“In some cases, we need to reduce morbidity by cutting back on treatment,” said Dr Marshall. “I’ve known some of my 18-year-old patients since they were just two. This is partly because they have tumours that may demonstrate serial episodes of tumour growth, requiring repeated follow-ups and several lines of treatment. However, it’s also because they’ve been dealing with side effects throughout their lives and so need appropriate monitoring.

“There is still wariness around limiting aggressive treatments because the first chance to cure is often the best chance. However, now that we have access to some kinder treatments that are still effective, we are starting to see a shift in mindset. We are increasingly able to do outpatient treatments, which means that children can get on with their lives in the meantime. This has really moved the needle.”

“Everyone has a key role to play”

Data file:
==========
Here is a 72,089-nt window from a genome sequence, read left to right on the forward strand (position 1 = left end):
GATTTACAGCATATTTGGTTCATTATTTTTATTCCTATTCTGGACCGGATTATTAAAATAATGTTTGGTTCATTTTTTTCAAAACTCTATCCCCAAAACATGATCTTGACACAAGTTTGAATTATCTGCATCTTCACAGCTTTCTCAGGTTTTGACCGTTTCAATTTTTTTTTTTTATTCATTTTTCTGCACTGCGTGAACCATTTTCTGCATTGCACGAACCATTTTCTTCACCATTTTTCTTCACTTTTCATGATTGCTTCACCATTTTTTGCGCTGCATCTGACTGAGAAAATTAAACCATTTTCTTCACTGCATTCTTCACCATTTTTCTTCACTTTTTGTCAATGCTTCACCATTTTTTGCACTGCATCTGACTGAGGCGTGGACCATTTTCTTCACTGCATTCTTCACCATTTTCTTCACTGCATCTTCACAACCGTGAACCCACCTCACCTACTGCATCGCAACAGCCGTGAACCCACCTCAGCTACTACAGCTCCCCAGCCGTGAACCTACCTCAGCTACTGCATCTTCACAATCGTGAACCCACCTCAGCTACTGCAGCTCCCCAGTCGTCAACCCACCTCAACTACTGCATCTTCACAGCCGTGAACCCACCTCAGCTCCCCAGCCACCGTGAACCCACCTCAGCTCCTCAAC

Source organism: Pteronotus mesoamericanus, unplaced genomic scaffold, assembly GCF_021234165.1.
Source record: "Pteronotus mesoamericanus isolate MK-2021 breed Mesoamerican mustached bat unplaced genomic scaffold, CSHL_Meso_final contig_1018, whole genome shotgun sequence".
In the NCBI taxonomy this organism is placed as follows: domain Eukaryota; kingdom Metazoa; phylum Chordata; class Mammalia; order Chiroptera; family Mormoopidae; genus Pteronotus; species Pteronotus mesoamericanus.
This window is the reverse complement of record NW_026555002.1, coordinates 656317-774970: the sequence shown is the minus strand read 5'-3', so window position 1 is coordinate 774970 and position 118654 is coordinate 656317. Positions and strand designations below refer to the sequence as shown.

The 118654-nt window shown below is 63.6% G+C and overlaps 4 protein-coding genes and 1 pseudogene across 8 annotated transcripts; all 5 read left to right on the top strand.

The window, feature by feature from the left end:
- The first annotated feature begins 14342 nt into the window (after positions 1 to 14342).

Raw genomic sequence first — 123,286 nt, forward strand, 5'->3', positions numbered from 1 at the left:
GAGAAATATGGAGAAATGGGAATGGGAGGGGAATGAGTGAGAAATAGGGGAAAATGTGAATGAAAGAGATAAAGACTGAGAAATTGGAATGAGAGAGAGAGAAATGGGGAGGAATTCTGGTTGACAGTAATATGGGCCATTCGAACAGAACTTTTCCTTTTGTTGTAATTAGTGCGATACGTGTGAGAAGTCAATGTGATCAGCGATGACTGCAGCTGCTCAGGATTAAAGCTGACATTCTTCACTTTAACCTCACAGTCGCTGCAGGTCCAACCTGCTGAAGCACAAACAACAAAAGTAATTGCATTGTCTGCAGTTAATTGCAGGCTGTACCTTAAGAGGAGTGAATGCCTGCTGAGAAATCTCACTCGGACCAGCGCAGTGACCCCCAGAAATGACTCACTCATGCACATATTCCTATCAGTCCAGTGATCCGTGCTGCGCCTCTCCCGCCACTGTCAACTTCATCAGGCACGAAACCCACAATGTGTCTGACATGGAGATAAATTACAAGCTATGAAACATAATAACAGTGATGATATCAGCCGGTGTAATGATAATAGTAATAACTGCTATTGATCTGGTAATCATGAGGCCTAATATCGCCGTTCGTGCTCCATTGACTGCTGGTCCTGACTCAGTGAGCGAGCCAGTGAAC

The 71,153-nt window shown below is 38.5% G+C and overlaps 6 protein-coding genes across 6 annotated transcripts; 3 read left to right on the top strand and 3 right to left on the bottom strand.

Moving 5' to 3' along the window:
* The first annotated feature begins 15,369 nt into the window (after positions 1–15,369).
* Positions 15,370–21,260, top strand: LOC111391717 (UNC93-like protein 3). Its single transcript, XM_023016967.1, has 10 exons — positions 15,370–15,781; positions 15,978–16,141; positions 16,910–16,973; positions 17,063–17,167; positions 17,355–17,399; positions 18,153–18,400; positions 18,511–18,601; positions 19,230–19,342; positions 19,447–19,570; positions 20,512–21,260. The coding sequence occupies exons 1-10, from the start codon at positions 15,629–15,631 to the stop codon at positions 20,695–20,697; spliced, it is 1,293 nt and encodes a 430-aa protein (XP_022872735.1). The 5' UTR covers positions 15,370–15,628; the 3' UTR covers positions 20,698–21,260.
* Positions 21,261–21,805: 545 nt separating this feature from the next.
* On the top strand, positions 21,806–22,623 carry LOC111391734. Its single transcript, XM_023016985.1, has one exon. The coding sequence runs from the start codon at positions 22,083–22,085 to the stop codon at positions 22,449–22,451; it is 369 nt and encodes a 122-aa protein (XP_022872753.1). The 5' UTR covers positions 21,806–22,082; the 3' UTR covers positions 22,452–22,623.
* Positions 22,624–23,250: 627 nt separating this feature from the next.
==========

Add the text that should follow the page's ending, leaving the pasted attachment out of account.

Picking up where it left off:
Dr Marshall and her co-authors hope that the review paper will be useful as a teaching tool for young clinicians new to their role, making them aware of novel treatment options and encouraging them to think carefully about how to approach the treatment. They also believe that it may help raise parents’ awareness of the different treatments available, equipping them to ask their child’s treating clinician for details on specific approaches. Finally, the paper serves to drive home the imperative for collaboration and decision-making from the outset.

“What is really important is that the treatment of children and young people with brain tumours is multidisciplinary – it really does ‘take a village’ to achieve the best outcomes,” said Dr Marshall.

“From the scientists doing the preclinical research to the surgeons removing the cancer, from the genomics teams examining the molecular features of the cancer to the doctors administering the appropriate choice of therapy, and from the nurses looking after patients to the various therapists who help them manage their side effects, everyone has a key role to play.”


brain cancer childhood cancer clinical medicine lynley marshall